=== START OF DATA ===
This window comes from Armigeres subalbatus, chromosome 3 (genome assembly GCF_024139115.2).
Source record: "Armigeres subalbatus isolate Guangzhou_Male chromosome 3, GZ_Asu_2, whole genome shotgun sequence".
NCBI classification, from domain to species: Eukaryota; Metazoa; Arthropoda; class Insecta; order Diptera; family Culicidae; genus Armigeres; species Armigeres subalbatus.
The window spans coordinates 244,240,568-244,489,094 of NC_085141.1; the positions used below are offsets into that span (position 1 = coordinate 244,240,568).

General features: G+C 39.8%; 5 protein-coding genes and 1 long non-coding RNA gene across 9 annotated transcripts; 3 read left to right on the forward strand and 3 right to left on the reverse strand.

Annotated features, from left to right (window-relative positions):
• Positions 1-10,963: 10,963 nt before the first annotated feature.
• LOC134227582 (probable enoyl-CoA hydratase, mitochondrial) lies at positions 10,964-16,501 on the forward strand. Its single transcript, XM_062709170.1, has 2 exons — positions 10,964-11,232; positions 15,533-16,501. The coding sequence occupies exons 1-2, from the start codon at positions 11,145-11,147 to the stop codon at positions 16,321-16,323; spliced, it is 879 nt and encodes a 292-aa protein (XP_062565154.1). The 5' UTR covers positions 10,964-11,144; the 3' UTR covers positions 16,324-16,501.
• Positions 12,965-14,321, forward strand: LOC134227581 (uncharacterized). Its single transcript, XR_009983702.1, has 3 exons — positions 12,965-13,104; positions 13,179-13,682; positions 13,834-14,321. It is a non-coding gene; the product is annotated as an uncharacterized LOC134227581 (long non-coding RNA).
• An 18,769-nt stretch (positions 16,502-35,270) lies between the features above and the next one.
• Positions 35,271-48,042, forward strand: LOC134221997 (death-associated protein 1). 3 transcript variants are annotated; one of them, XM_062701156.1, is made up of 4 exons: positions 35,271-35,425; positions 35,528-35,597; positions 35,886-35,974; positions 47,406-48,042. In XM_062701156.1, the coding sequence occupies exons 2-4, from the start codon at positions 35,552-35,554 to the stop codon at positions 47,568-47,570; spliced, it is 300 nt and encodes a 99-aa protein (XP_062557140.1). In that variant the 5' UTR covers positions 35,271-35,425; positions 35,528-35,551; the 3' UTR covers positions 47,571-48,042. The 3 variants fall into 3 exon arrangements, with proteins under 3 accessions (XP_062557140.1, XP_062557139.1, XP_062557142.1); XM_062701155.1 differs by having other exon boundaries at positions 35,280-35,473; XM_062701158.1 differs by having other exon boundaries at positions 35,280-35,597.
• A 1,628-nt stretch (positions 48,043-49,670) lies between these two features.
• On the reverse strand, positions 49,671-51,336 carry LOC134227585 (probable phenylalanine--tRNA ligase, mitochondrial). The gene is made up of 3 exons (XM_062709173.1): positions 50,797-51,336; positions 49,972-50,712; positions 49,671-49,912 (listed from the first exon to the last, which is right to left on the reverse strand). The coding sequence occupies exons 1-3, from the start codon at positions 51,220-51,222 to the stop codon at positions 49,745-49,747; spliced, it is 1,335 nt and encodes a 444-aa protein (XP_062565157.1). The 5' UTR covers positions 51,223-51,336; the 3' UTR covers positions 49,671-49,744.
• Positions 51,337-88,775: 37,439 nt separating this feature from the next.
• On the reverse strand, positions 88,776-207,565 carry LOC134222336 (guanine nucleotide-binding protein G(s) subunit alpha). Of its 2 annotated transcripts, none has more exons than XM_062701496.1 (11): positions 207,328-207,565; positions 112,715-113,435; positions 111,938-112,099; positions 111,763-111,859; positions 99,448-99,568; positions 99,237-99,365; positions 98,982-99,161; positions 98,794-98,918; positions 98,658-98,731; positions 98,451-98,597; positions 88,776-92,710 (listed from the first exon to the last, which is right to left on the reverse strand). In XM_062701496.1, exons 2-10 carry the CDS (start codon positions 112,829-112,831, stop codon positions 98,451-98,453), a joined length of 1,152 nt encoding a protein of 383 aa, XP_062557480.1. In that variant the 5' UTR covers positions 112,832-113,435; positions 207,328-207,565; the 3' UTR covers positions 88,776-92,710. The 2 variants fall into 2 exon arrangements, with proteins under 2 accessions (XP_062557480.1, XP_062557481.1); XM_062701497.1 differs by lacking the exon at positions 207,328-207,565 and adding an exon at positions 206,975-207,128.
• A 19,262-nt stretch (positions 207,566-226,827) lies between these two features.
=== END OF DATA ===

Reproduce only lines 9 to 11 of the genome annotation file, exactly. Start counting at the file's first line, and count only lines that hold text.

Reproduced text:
• Positions 12,965-14,321, forward strand: LOC134227581 (uncharacterized). Its single transcript, XR_009983702.1, has 3 exons — positions 12,965-13,104; positions 13,179-13,682; positions 13,834-14,321. It is a non-coding gene; the product is annotated as an uncharacterized LOC134227581 (long non-coding RNA).
• An 18,769-nt stretch (positions 16,502-35,270) lies between the features above and the next one.
• Positions 35,271-48,042, forward strand: LOC134221997 (death-associated protein 1). 3 transcript variants are annotated; one of them, XM_062701156.1, is made up of 4 exons: positions 35,271-35,425; positions 35,528-35,597; positions 35,886-35,974; positions 47,406-48,042. In XM_062701156.1, the coding sequence occupies exons 2-4, from the start codon at positions 35,552-35,554 to the stop codon at positions 47,568-47,570; spliced, it is 300 nt and encodes a 99-aa protein (XP_062557140.1). In that variant the 5' UTR covers positions 35,271-35,425; positions 35,528-35,551; the 3' UTR covers positions 47,571-48,042. The 3 variants fall into 3 exon arrangements, with proteins under 3 accessions (XP_062557140.1, XP_062557139.1, XP_062557142.1); XM_062701155.1 differs by having other exon boundaries at positions 35,280-35,473; XM_062701158.1 differs by having other exon boundaries at positions 35,280-35,597.